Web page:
Gordon Smith, the legendary Canadian painter, has an extensive personal art collection and a dream: He wants it to stay in West Vancouver, where he has lived for more than 60 years.
In his Arthur Erickson-designed house by the ocean, he explained his decision to donate the collection – which includes works by other renowned Canadian artists including Jeff Wall, Douglas Coupland and Bill Reid – to the West Vancouver Museum. The tiny museum also has a dream: expansion.
"I think the collection should be kept in West Vancouver," he told The Globe and Mail on Monday. "I'm 96 for God's sake; I'm going to die soon. I want to get rid of the bloody things," said Mr. Smith, who turns 96 this June.
The donation is also meant to send a message to other collectors and philanthropists in West Van: the museum has designs on a new facility, and Mr. Smith has been a vocal advocate for the project, which is still in the fairly early stages.
"That's got to be built," he said, sitting in his paint-splattered wheelchair in his studio, where he still works daily. "West Vancouver particularly needs a museum. Everyone – North Vancouver, Kelowna, everyone's got museums. And then I think it's so important because it's a very affluent community and they should have some culture here."
Mr. Smith was born in England and moved to Winnipeg in 1933 when he was 14. In 1943, he was seriously wounded in Sicily during the Second World War (he chatted with Queen Elizabeth about this experience when he was in London last month for the opening of the refurbished Canada House – which commissioned a painting by Mr. Smith). He settled in Vancouver in 1944 and moved to the north shore in 1953 – into one of the first homes designed by Arthur Erickson, a friend. He has lived in his current Erickson home near Lighthouse Park since 1966.
Some of its walls, once jammed with art, are showing a lot of white space now, as a result of the donation. (He didn't give it all away. "I kept a Matisse," he points out, along with works still hanging by Mr. Coupland and others, and photographs of old friends such as Lawren Harris.)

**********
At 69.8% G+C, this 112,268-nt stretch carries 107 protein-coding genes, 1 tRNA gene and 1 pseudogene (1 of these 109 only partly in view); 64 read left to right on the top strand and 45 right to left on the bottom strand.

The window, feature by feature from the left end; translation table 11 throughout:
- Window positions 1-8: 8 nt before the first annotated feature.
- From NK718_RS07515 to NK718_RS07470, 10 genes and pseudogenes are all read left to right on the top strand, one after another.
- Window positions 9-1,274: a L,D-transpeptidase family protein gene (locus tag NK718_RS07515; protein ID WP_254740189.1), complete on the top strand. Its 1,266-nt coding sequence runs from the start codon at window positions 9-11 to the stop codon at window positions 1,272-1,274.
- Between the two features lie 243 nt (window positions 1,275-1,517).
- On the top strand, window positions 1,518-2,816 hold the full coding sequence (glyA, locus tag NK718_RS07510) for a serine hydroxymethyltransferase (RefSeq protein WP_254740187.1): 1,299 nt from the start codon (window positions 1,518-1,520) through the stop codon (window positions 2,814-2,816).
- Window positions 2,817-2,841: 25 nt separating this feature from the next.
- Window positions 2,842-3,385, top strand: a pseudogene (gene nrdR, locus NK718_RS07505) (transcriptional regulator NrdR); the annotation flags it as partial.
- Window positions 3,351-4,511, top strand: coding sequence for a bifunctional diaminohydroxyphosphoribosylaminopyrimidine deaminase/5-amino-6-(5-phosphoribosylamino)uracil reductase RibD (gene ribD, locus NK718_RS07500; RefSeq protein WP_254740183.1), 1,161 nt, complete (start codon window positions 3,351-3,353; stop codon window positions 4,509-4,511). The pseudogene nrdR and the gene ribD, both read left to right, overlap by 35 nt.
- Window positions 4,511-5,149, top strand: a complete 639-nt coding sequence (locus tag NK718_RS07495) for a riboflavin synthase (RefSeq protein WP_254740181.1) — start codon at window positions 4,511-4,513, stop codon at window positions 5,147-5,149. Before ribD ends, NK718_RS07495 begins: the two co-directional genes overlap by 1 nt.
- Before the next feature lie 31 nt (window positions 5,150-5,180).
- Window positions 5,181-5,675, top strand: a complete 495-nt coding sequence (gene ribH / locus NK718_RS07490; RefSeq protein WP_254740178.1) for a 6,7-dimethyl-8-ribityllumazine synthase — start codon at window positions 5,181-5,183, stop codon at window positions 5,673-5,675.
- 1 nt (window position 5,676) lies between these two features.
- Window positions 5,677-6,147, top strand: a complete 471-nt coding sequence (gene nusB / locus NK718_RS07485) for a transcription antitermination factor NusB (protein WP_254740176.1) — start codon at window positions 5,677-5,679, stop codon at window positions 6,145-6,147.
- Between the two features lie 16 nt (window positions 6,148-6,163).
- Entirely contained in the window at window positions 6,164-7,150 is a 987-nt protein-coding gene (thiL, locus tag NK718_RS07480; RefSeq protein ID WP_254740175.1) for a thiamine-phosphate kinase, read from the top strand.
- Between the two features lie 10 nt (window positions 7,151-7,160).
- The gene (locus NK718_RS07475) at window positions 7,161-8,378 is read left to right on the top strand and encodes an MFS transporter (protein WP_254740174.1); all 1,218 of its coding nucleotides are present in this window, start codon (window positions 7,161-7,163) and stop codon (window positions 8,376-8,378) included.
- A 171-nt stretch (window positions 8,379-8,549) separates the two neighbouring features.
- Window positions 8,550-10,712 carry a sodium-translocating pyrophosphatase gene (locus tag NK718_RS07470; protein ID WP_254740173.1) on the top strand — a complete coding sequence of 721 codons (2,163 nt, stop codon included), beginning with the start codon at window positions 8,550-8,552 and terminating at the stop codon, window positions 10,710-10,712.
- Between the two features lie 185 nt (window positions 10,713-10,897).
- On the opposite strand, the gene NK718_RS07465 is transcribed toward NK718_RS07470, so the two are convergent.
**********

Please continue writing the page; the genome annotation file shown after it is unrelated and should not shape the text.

Mr. Smith and his wife, Marion, who died in 2009, built a strong collection in the early days by trading with other artists such as Jack Shadbolt and B.C. Binning. "I stood on the shoulders of giants because these were all my friends," said Mr. Smith. The Smiths also purchased work by emerging artists. And many of the works were gifts from artist friends.
"What's really, really interesting about the collection is it really illustrates his importance as one of the most respected Canadian artists by showing his personal connections and friendships with other Canadian artists," said West Vancouver Museum director/curator Darrin Morrison, who is still in the process of cataloging the works. "A lot of them are personally inscribed."
They include a Rodney Graham self-portrait, Untitled (Musician) (2009), featuring Mr. Graham in his studio wearing chaps and playing an accordion.
A whimsical graphite drawing by Damian Moppett features a number of stereotypical Canadian animal icons – beavers, a moose.
From Mr. Coupland there's one of his Penguins – collage works made with old Penguin book covers (in this case, the book is Billy Liar) and in large bold lettering the word "hello" over top.
All three were birthday gifts.
Another gem in the collection is a small early 1960s abstract painting by Mr. Wall, a contemporary art-world superstar who is best known for his conceptual photographs.
The gift from Mr. Smith – the largest single donation in the museum's history – provides a boost to efforts to build a Centre for Art, Architecture + Design in West Vancouver. The proposed 30,000-square-foot facility, to be built in Ambleside, is estimated to cost about $25-million. The facility's mandate is to reflect the history of the community, particularly around modernist architecture and artists who were the vanguard of the B.C. arts scene. Hollingsworth Architecture Inc. has been hired and plans for the facility are being refined before an official capital campaign is launched.
"It's a huge show of support for us," Mr. Morrison said. "Gordon's long been an advocate for a new facility and this is a further show of support from him towards that goal."
During a tour of his home and studio (where he is working on a new series he calls Ready Mades; one work is made from oyster shells procured during a London dinner with friends, including the philanthropist Michael Audain), Mr. Smith stressed repeatedly that he wants the donation to bring attention to the new museum project as opposed to the artist.
"Not me," he said. "The bloody museum. I'm tired of Gordon Smith."
A selection of works from the collection will be on display at the West Vancouver Museum March 14, from 11 a.m. to 5 p.m.